On Duty, Variety, and Civilization

high school cadet Francis Jenkins Benyon staff 6-1920

Governor Coolidge, standing at the State House in Boston with high school cadet Francis Jenkins,  who served at the time on the staff of Colonel Benyon, June 1920. Photo credit: Leslie Jones Collection. 

We gain our progress in civilization not altogether from an assumed equality but to a great extent from variety. I said a moment ago that you had your profession, and others have their professions. Civilization and learning and science are so broad now that no one undertakes to comprehend them all, and it is an age of specialists, — it is an age of division of labor, and it is only as we work along lines of that kind that we are able to make any progress; and that has laid upon us a new burden that did not exist in generations that have gone before when each individual was self-sustaining and could take care of himself, and if he didn’t, it mattered very little to those who were about him.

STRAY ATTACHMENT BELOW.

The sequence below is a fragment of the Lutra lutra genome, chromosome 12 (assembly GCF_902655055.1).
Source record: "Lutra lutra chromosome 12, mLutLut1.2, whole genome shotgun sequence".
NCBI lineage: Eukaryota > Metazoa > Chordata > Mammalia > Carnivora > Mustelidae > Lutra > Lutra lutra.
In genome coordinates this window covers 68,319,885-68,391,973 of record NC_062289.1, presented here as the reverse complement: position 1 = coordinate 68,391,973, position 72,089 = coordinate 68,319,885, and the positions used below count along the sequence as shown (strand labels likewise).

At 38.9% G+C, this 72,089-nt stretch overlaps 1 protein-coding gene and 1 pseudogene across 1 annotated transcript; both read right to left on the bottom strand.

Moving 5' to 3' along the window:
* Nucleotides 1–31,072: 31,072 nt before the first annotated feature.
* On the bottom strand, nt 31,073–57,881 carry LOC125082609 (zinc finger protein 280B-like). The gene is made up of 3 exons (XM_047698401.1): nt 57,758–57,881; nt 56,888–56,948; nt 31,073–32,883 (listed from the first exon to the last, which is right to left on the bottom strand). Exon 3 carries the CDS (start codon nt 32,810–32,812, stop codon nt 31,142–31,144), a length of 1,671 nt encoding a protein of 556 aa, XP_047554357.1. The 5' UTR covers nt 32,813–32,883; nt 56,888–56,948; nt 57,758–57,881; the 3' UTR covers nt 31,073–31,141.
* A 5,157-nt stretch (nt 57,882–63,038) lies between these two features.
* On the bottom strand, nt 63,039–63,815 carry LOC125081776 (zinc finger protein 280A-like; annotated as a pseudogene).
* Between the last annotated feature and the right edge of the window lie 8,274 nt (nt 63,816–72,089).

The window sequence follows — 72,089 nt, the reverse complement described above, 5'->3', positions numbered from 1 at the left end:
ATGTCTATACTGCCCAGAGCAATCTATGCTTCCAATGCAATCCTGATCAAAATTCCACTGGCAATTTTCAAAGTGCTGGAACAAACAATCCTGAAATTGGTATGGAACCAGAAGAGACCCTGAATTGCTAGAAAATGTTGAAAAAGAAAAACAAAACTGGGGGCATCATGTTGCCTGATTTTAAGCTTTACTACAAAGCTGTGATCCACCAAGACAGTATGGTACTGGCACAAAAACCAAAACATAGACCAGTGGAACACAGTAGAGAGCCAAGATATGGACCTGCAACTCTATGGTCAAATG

It matters a great deal now, and that has put a new duty upon citizenship and one that must be realized and met and fulfilled, and we have not the privilege that we had then to refrain from carrying that occupation like your Society should day, ‘We will do not more work until something has been done in government or in economic relations that is to our satisfaction?’ 

You see what happens now when those who have cast their lot in transportation say, ‘We will refrain from doing the work that we are engaged to do.’ You can imagine what would happen if those who are engaged in agriculture would say, ‘There, we will stop our production until we have accomplished something by an exertion of a pressure of that kind, that we desire to accomplish either in a governmental way or in an economic way.’

That is not government — that is what they refer to as mass action. And unless we can carry our affairs orderly, peacefully, according to the laws of the land and under the Constitution, and each bearing the burden that the duty he has assumed puts on him to bear, we can’t sustain the kind of a civilization that we have chosen to make our own, it will break down and we shall find ourselves in a condition of anarchy on the one hand or of despotism on the other…

— Calvin Coolidge, excerpt of address to the Massachusetts Medical Society, June 9, 1920

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